Tuesday, June 4, 2013

Thinking Design - Looking Professional

Some might consider it superfluous, or just for professionals. Others could say it is essential, but not for them. In fact, design is for all. The way we present, the choice of images, the displaying of graphic elements, the word we use. Everything counts and matters. Design tells much of who we are. Consider your presentations and digital resources, what are they saying about you? What stories are you telling? How professional do you look?


  1. There is no question in my mind about the importance of choosing the right images to accompany a presentation... or even the layout, colour scheme (backgrounds, fonts, margins etc) and logos that appear on slides (depending on whether or not one is representing an institution). On the surface, that would seem to be where brand identity begins and ends, but in reality it goes so much deeper than that.

    The image of ourselves that we project into the cybersphere and F2F (or via e-mail, telephone etc), including the values and beliefs to which we appear to subcribe, are all interpreted as part and parcel of our professional image.

    That's not to say that being professional means being overly formal or commercial, like 24/7 sales staff!!... but rather it means that we should ensure that we are comfortable in the knowledge that whatever we produce or publish or SHARE (particularly via social media and on blogs, chats, webinars etc) is contributing to how people see us as professionals.

    Of course, some people are happy to be themselves (whatever that means!!) and show even their character flaws, unpopular beliefs or tastes, even their own prejudices... but they must also be aware of the potential negative consequences for them as professionals, in so doing.

    Personally, I'm pretty much myself online.. what you see is what you get! But occasionally, I do think twice before posting a comment or a pic... and more often than not.. change my mind about it precisely because of potentially negative impact for the organisation that pays my bills!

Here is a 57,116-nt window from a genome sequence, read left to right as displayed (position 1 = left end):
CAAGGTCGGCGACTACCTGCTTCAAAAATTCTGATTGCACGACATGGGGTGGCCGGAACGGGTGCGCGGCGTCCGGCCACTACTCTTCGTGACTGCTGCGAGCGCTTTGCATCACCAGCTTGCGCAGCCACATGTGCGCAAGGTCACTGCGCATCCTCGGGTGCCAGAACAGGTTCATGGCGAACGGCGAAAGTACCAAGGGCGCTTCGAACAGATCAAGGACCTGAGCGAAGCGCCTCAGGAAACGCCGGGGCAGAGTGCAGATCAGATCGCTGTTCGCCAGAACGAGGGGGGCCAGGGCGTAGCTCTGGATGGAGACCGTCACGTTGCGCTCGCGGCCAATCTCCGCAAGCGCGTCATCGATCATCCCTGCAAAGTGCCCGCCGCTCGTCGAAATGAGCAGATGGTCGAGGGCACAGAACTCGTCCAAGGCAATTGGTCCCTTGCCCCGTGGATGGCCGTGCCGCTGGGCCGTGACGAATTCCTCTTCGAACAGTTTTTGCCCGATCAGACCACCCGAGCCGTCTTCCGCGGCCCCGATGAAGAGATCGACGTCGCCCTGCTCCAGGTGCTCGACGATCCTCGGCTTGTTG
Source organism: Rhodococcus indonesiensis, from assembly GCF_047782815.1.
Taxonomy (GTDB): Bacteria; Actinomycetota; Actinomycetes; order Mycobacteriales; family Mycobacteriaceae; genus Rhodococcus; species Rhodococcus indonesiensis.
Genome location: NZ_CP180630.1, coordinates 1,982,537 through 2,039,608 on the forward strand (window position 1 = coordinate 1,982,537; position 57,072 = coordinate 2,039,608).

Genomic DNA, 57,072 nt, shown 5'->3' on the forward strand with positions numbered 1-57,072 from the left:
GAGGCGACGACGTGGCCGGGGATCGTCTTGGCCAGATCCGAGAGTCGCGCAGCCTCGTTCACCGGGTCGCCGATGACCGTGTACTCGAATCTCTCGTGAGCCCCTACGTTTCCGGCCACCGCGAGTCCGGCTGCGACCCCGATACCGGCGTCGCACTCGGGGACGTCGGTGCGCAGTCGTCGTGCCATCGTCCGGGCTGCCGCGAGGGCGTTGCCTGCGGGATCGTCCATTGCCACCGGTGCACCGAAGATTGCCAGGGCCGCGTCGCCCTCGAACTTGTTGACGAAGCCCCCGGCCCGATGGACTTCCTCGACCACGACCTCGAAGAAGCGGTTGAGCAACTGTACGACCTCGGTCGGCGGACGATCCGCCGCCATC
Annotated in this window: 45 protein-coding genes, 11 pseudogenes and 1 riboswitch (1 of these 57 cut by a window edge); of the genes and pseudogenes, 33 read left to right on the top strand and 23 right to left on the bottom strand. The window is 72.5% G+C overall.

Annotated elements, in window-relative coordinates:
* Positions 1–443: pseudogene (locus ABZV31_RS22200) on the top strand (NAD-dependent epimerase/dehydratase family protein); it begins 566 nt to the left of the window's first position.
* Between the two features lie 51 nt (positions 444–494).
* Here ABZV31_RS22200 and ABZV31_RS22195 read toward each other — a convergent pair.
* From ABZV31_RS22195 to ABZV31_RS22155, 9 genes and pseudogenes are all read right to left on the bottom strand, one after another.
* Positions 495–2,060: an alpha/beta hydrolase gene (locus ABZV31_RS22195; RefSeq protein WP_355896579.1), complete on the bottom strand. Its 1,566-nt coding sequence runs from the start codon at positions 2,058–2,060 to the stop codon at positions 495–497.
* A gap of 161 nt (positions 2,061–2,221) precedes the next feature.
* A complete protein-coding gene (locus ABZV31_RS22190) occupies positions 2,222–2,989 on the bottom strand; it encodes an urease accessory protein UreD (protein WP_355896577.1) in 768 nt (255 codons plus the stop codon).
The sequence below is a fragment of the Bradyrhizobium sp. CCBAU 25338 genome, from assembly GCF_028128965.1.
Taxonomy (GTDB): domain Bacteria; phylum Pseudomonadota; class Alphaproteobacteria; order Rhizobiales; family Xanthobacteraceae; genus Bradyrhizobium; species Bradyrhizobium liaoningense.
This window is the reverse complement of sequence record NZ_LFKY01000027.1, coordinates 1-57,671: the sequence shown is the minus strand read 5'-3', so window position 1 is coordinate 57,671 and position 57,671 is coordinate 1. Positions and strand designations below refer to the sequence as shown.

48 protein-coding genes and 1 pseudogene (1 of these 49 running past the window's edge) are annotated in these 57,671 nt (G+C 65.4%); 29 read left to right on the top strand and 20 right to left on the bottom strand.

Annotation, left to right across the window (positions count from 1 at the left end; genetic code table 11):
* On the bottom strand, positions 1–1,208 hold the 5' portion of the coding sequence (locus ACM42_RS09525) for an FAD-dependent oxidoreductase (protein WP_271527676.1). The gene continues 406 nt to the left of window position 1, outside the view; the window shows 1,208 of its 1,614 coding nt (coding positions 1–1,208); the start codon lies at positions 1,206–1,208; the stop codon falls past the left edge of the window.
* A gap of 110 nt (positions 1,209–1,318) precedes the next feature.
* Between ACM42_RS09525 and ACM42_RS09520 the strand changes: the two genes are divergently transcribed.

In an ideal world, we would all accept each other 'warts and all'... with all our qualities and defects, not to mention separating people's personal lives from their professional activities, but as we know, there is a long and winding road to be followed before humans reach that stage of civilised society!

    1. Dear Graeme, I totally agree with you that looking professional goes way beyond the design part I'm talking about here. However, I feel that many educators know how to deal with the image issues you're talking about - the way they share things online, their choice for publishing or not certain things, their sharing of their own views and beliefs, etc... However, what I've been noticing lately is that they might sin in very small details, like the design of their presentation PPTs, for example. Then, in this case, design might get on the way of their professional perception others have about them. :-) A well-balanced perspective of what you mentioned plus a careful approach to the way we design what we present might be an excellent way to brand ourselves as full-fledged professionals, don't you think?


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